Pancreas cancer has long been a heartbreaking disease. Among the deadliest major cancers, there are no reliable early warning signs, so patients often are diagnosed at later stages with limited treatment options. The five-year survival rate is at 12 percent—a number that has largely been unchanged in the past 40 years.
We need to turn the tide on this devastating cancer. UW Carbone is committed to pursuing cutting-edge research and recruiting talented scientists to innovate and bring new ideas to prevention, early diagnosis, and more effective treatments.
ADVANCING RESEARCH. PROVIDING OUTSTANDING CARE.
Ready to support pancreas cancer research at the UW Carbone Cancer Center? Email firstname.lastname@example.org, call (608) 264-5437 or visit wiscmedicine.org/cancer to learn more about advancing innovative cancer research and treatment at the UW Carbone Cancer Center. Contributions enable researchers to explore new ideas, purchase new technology for effective cancer research and develop better methods of diagnosing, treating and preventing cancer.
Resolving early diagnosis
The majority of pancreas cancer patients have limited treatment options and poor outcomes because their disease has spread to become metastatic cancer. Pancreas cancer does not cause noticeable symptoms in the earliest, most treatable stages.
Finding effective methods of early detection is crucial to help increase survival for pancreas cancer patients.
Dr. Muhammed Murtaza’s research centers on how to effectively capture circulating tumor DNA and cells in patients’ blood, a technique known as liquid biopsy. In addition to applications with early detection, liquid biopsies can help clinicians track cancer progression and evaluate the effectiveness of therapies.
Improved imaging is another crucial component of better detection and assessment of pancreas cancer. Dr. Ali Pirasteh is leading a team to investigate methods of earlier pancreas cancer detection by targeting the tumor microenvironment with hybrid molecular imaging, including positron emission tomography (PET) and magnetic resonance imaging (MRI). This combined imaging uses small amounts of radioactive materials to evaluate organ and tissue functions, which may help detect the early onset of disease.
Understanding the unique aspects of a patient’s genomics and tumor environment helps to predict which treatments have the best chance of being successful.
Dr. Quanyin Hu’s lab is exploring novel drug delivery systems for modulating the tumor microenvironment. Taking inspiration from the body’s natural cells, the lab engineers cells and cell derivatives as vehicles to more effectively deliver targeted therapy. They also work to modulate immune response by leveraging the interaction between synthetic materials and immune cells.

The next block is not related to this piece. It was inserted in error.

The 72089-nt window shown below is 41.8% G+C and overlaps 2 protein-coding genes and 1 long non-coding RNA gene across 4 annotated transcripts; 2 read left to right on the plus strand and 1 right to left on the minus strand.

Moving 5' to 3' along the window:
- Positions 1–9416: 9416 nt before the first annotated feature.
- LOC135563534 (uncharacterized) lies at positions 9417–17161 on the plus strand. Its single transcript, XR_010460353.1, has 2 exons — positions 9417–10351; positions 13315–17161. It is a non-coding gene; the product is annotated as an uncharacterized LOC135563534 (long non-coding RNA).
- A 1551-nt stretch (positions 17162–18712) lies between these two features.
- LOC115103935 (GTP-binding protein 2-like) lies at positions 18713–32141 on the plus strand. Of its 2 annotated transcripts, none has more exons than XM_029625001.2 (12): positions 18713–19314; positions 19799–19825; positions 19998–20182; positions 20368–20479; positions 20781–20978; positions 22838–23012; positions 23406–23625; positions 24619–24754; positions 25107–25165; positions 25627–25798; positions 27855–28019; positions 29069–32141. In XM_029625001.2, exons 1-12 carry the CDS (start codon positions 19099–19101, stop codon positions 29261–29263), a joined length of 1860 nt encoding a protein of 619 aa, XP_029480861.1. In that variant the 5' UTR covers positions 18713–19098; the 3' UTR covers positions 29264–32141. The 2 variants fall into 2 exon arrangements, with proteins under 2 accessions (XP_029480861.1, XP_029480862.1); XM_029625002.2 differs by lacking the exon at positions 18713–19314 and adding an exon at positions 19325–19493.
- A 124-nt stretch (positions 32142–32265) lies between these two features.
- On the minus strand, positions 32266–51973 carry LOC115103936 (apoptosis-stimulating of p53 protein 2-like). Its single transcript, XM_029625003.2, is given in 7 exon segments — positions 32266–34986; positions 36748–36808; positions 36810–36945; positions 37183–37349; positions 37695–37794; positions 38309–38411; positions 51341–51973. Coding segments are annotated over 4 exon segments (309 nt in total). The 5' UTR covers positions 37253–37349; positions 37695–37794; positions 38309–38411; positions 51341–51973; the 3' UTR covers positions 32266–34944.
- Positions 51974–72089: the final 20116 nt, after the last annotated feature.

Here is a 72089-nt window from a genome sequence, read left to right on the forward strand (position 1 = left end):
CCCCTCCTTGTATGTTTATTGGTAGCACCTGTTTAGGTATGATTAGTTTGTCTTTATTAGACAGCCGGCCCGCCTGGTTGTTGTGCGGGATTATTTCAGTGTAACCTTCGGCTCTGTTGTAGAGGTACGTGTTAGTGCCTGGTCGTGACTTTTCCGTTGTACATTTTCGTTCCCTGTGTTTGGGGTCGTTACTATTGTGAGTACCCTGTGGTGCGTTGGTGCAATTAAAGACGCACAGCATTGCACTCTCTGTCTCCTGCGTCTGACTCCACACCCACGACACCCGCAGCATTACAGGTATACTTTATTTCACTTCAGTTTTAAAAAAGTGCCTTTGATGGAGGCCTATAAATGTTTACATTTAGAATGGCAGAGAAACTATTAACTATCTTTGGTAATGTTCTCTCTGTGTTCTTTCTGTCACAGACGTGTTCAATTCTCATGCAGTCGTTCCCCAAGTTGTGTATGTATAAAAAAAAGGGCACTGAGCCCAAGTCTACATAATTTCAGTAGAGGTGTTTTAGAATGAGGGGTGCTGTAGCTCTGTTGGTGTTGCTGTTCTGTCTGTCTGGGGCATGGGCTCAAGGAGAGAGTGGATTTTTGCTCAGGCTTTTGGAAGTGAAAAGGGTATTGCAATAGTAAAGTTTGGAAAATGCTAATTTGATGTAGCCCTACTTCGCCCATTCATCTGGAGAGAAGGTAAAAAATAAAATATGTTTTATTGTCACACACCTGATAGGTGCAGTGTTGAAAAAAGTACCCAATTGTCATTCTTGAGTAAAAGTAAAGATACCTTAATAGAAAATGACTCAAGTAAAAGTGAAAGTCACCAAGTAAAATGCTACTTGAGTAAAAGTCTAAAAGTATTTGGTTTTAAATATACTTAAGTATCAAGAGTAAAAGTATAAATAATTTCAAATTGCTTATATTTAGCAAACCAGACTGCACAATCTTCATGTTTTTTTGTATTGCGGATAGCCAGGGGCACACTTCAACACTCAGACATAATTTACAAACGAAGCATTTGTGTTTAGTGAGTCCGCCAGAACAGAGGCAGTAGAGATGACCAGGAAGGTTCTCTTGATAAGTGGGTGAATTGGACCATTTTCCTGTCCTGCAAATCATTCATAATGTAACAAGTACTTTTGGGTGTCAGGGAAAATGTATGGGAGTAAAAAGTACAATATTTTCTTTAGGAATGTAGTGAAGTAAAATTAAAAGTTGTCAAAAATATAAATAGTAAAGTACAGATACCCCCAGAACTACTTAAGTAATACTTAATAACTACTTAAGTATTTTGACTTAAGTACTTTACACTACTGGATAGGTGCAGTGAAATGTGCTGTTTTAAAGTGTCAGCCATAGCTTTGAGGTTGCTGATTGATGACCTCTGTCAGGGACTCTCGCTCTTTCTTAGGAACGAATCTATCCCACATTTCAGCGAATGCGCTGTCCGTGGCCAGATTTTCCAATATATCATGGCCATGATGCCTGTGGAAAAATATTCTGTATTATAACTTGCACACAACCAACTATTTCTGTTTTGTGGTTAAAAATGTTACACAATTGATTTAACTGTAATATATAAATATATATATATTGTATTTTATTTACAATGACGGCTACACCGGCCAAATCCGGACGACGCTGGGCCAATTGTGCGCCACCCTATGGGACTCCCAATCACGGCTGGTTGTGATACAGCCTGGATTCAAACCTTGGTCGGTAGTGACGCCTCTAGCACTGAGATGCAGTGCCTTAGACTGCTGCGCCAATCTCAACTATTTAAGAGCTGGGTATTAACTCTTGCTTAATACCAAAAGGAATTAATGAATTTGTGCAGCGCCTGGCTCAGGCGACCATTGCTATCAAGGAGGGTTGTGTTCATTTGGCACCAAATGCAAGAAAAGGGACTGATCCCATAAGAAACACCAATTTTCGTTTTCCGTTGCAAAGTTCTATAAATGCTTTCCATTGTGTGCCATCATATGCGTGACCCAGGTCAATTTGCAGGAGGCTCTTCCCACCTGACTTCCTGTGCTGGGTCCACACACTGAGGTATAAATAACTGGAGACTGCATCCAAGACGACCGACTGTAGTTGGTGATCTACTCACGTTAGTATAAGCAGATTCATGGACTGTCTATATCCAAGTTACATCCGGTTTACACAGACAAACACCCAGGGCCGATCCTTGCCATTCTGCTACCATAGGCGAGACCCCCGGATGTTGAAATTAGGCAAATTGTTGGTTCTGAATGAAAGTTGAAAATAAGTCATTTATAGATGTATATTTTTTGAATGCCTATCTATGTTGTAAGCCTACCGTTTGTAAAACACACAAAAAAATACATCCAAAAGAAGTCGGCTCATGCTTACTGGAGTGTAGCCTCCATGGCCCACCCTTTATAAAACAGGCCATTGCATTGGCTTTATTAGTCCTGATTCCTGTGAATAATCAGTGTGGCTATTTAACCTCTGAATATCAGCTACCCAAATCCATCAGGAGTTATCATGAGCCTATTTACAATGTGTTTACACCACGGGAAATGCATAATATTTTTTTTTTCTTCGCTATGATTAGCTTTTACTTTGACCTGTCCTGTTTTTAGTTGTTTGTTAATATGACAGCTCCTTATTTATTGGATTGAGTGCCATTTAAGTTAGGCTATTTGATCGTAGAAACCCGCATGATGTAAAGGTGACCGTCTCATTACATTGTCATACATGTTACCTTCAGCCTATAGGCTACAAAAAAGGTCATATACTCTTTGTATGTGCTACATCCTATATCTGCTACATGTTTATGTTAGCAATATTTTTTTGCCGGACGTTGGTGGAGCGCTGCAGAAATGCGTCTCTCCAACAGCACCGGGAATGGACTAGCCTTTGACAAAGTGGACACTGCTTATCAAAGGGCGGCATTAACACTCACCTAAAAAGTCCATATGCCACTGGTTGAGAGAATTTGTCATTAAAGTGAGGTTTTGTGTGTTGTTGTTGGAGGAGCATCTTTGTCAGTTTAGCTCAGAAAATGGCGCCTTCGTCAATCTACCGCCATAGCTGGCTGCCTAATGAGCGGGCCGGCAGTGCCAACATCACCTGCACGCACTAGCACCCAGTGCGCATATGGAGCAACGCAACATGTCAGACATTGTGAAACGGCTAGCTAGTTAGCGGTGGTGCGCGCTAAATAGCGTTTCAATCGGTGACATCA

One example is a new biodegradable gel for use after tumor excision. The gel releases drugs and antibodies to fight macrophages that interfere with immune response and stimulate T cells to attack remaining cancer cells. This gel has been promising in mouse models.
Dr. Jeremy Kratz has been investigating the role of transcriptional targets to treat advanced pancreas cancer. Transcription is the first phase of gene expression and key regulators of cancer proliferation and adaptation. These investigations are performed from patient tumors that are grown in 3 dimensions from patients. Kratz’ team is testing how transcriptional targets in pancreas cancer respond under the selective pressure of therapeutic challenge to both established and novel therapies.
Prevention and outreach
In addition to researching new diagnostic and treatment methods, UW Carbone researchers are also focused on identifying risk factors of pancreas cancer.
Dr. Sean Ronnekleiv-Kelly is leading research on how chronic disruption of a person’s circadian clock, such as through jet lag or poor sleep habits, can influence the development and aggressiveness of pancreas cancer. Understanding the genomic factors that regulate circadian cycle may help personalize novel treatment strategies in the future.
Understanding the rates of pancreas cancer diagnosis and treatment, and disparities that exist among people of different geographic, socioeconomic and racial groups, is also important to ensuring equity in access to care and treatments.
Dr. Noelle LoConte led a study that found Black patients with pancreas cancer in Wisconsin are half as likely to be treated for pancreas cancer as non- Hispanic white patients, and as a result have higher mortality rates. She found that access to treatment was a critical barrier for these patients.
UW Carbone is also focused on improved cancer modeling by using existing population and health data. Those efforts, directed by Dr. Nabeel Zafar, seek to identify trends that indicate high-risk groups who may benefit from surveillance and more personalized treatment options.
In 2020, UW Carbone launched its Pancreas Cancer Prevention Clinic. The initiative, spearheaded by Dr. Rebecca Minter, monitors patients who have an increased genetic risk of developing pancreas cancer, as well as those who have mucin-producing cysts in the pancreas. While most cysts do not become cancerous, this clinic works proactively to survey these findings to prevent the rare instances of malignancy.